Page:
“In the end, as our judicial oath acknowledges, we will answer for our work to the Judge who sits outside of human history,” said part of the opinion from Circuit Chief Judge William Pryor that Lagoa joined.
The case questioned whether requiring felons to pay court fees and other costs associated with their sentences in full imposed an unconstitutional tax and violated the Constitution’s Equal Protection Clause.
Lagoa sided with the majority, 6-4, in the court’s major decision this month, ruling that the requirement for felons to pay all fees before voting was within the law. She explained her vote as in line with how she sees the limits of a judge’s role.
“Our role in the constitutional system is simply to review that step for compliance with the Constitution, not to lengthen its stride. To proceed otherwise would violate the principles of federalism and separation of powers — the two structural guarantors of individual rights and liberty in our Constitution. … It falls to the citizens of the State of Florida and their elected state legislators, not to federal judges, to make any additional changes to it,” Lagoa wrote.
The outcome in the Florida case may be one of the most impactful in a battleground state this election, affecting thousands of people, attorneys in the case have said. Before a recent decision in the case, the Supreme Court had declined to step in before the full circuit court ruled. The Supreme Court split 6-3, with Ginsburg in the minority.
Abortion and Roe v. Wade
The bulk of Lagoa’s opinions have been in state court, so she has not weighed in on some weighty constitutional issues like Roe v. Wade while a federal judge.
During her Senate confirmation process last year, however, Lagoa was asked about the landmark case that legalized abortion in the US and has since served as a key litmus test for Democrats and some Republicans.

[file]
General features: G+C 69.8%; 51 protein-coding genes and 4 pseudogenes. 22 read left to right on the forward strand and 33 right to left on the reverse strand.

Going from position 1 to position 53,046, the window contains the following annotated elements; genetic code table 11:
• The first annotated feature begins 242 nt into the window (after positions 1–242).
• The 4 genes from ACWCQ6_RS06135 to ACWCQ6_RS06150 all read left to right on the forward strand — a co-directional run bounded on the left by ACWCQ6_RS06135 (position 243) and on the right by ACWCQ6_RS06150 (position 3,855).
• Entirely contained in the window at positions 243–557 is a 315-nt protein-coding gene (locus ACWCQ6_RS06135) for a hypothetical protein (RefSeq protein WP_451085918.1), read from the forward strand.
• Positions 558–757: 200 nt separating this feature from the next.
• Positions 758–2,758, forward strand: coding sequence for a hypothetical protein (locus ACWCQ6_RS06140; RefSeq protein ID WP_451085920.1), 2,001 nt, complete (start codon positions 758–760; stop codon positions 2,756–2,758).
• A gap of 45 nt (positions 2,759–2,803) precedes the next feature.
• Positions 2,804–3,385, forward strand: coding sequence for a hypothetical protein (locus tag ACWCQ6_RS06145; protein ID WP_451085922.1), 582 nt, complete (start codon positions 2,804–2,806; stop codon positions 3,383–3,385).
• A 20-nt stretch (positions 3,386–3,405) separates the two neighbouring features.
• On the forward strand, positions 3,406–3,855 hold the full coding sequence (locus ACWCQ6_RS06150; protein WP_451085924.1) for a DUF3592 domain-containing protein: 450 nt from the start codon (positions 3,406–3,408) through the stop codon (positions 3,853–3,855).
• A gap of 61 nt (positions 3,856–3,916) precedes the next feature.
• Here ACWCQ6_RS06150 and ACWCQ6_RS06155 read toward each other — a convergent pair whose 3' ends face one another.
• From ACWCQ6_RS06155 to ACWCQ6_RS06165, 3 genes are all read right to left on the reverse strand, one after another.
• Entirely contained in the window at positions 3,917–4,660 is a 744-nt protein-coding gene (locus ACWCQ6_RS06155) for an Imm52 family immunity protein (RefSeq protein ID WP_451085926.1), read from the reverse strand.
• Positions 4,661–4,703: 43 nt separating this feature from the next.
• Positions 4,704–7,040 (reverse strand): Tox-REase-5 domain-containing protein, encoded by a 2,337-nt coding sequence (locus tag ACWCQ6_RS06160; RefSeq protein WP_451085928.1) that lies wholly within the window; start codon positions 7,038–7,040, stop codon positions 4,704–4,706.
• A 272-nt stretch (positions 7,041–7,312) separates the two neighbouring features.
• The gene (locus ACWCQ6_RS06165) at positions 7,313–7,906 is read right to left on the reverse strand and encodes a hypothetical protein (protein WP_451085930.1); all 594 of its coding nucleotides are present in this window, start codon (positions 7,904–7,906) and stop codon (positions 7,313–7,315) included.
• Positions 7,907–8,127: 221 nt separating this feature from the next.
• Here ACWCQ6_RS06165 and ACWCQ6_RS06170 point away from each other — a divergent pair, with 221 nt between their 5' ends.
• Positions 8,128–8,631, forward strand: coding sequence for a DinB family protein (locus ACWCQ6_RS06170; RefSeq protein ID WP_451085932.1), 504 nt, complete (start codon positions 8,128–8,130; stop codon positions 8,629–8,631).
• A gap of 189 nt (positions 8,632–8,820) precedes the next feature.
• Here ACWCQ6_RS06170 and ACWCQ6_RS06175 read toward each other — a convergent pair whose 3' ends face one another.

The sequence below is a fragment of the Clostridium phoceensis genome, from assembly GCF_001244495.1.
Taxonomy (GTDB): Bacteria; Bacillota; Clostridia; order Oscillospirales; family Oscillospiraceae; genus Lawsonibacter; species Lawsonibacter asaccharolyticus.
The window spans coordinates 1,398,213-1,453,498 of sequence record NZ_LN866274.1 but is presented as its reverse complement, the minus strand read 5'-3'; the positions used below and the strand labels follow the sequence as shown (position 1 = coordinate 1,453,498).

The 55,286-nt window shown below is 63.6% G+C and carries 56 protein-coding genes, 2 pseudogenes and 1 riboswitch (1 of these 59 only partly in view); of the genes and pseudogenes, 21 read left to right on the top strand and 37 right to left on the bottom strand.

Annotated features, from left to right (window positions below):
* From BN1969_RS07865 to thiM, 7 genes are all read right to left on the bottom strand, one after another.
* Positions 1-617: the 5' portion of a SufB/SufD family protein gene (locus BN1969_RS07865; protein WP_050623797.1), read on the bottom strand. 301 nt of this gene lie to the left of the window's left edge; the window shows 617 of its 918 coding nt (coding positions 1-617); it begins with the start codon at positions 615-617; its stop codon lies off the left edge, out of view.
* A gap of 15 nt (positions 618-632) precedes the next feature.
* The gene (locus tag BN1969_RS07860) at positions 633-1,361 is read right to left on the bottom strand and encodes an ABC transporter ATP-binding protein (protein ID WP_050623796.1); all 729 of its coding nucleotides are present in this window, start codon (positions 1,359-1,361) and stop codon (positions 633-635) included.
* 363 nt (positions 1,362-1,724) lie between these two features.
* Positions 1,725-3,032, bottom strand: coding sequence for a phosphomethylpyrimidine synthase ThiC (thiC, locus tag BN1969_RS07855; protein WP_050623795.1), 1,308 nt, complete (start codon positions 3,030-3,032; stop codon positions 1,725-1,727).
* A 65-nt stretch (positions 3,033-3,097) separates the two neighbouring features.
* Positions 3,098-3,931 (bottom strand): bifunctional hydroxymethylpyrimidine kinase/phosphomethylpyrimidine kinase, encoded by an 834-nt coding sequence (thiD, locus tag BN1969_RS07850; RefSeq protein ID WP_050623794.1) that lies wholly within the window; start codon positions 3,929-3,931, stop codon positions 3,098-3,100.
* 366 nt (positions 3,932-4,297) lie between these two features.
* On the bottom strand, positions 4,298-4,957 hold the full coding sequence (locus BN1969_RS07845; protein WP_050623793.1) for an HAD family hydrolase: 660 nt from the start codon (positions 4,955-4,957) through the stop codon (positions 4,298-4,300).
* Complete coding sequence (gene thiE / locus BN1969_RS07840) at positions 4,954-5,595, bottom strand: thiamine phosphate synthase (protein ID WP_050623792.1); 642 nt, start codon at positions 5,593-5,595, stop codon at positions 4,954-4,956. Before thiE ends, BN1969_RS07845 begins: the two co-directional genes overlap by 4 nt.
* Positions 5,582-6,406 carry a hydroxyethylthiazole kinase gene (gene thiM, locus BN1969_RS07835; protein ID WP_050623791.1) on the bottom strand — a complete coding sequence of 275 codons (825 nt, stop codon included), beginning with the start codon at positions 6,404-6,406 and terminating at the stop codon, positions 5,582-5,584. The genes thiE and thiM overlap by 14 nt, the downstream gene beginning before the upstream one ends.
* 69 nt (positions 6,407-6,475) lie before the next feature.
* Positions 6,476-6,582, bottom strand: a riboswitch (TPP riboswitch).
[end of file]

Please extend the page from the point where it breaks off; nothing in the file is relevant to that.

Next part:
In response to written questions from Democratic Sen. Dianne Feinstein of California, Lagoa said the 1973 decision “is binding precedent of the Supreme Court and I would faithfully follow it,” noting that for “lower court judges, all Supreme Court precedent, including Roe v. Wade … is settled law.”
Prior to being appointed by DeSantis to the Florida Supreme Court, Lagoa served for more than a decade on the 3rd District Court of Appeal, a position she was appointed to in 2006 by then-Gov. Jeb Bush.
She made history with that appointment as well, becoming the first Hispanic woman and the first Cuban American woman to serve on the panel.
Lagoa has also practiced law in both the civil and criminal arenas, according to her official biography, which noted she also served for some time as an assistant US attorney for the Southern District of Florida.
As a private lawyer in 2000, Lagoa represented the American family of Elián Gonzalez, the Cuban boy whose family had been rescued in the open waters of the Atlantic, as they fought a bitter battle to obtain asylum for him. The high-profile case rocked Florida, triggering tensions between Cuba and the US.
She also represented rock star Sammy Hagar in a breach of contract suit.
Lagoa attended Florida International University before going on to get her law degree from Columbia University in 1992, where she helped edit the school’s prestigious law review, according to her biography. She is married to Paul Huck, who is also an attorney, and the two have three daughters.